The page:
Nothing squashes your desire to give a gift like the recipient acting entitled to it, all the more when the person in question is pint sized! Here is how my family tried to rein in the “gimmes” over the last few Christmases.
- Avoid temptation. First of all, we limit exposure to TV ads. We also don’t give them the catalogs that come in the mail. Lastly, we avoid the toy aisle.
- Don’t overindulge in other areas. A junk food and sweets free-for-all where your kids are up late every night and all sorts of other routines are lax, will have some repercussions. Enjoy the season, but keep to your regular routines and rules as much as possible, or else your kids won’t understand the limits of the holiday.
- Attend events unrelated to gifts, such as tree lightings, sledding, craft fairs, or singing carols.
- Watch a classic! Both the Grinch and good ol’ Charlie Brown directly discuss the deeper meaning of Christmas.
- Sort and donate. Go through the old toys and books together. Consider passing down old favorites to special younger children, such as cousins or neighbors. Have your child help you drop off the items.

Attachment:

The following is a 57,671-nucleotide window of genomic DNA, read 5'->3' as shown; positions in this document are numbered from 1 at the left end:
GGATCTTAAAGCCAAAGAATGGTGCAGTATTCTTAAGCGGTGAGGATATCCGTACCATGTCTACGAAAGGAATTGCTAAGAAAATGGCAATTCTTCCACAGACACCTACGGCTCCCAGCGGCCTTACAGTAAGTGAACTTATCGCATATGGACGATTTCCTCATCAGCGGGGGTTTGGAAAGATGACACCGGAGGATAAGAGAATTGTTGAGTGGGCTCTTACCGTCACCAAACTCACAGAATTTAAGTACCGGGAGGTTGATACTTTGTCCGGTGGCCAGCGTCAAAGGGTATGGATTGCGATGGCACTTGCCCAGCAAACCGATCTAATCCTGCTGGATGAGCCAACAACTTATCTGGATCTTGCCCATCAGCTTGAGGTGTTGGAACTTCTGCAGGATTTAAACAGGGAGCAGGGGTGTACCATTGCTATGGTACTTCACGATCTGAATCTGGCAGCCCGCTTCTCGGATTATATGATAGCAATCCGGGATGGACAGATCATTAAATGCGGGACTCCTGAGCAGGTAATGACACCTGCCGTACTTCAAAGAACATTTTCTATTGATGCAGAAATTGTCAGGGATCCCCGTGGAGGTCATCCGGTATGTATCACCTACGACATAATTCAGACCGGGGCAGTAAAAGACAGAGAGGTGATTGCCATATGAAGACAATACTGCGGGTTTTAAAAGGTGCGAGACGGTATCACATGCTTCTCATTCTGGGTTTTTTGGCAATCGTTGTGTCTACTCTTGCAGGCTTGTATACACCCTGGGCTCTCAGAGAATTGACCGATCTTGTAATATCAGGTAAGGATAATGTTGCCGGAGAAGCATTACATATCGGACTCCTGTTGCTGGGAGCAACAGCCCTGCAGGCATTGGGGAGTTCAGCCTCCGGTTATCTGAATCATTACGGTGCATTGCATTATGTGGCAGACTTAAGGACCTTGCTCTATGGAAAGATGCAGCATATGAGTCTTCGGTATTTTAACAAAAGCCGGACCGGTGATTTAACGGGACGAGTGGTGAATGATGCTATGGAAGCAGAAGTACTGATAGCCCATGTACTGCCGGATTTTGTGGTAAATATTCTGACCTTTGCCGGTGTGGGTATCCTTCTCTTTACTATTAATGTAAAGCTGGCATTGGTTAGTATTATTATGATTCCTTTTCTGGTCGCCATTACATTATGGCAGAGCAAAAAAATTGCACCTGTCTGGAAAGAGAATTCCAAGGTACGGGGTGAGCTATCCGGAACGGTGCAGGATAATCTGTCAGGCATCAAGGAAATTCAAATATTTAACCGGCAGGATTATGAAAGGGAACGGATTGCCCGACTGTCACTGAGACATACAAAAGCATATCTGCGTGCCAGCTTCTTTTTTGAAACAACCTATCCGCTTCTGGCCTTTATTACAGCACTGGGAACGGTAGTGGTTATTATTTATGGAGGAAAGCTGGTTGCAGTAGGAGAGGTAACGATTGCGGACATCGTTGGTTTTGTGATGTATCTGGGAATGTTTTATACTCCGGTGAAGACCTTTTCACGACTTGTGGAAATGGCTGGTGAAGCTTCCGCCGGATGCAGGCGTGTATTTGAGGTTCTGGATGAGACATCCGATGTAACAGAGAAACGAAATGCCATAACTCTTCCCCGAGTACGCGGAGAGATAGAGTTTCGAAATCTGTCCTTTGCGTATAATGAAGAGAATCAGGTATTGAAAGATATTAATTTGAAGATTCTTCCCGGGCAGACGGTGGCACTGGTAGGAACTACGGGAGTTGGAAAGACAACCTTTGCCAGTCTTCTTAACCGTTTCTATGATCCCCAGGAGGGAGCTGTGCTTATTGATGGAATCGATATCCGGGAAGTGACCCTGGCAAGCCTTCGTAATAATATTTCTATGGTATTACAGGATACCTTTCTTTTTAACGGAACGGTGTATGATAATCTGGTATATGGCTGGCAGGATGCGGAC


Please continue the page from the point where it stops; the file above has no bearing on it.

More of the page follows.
- Consider a “Secret Santa” swap. If you have a large group of children, either in your family or circle of friends, consider a swap that dramatically reduces the number of gifts, and thus your child’s expectations.
- Spend more time on a giving list. Aid your children in deciding what to give the special people in their lives. Then, help your children make gifts or raise money to spend.
- Focus on traditions about family. Maybe its new pajamas and reading The Night Before Christmas. Maybe its attending midnight mass. Maybe its driving around to look at the lights singing carols in the car. Whatever it is, keep the focus on the togetherness of family and the special experiences of the season.
- Keep final gift lists reasonable. I keep an Amazon wish list for all wishes to share with family what my kids need and want. But, my kids aren’t privy to that. At four, my daughter’s focus is on the letter to Santa. We pin point the letter to just one or two items. She knows the other presents are an uncertainty, but feels secure knowing the toy she most wants will be there Christmas morning.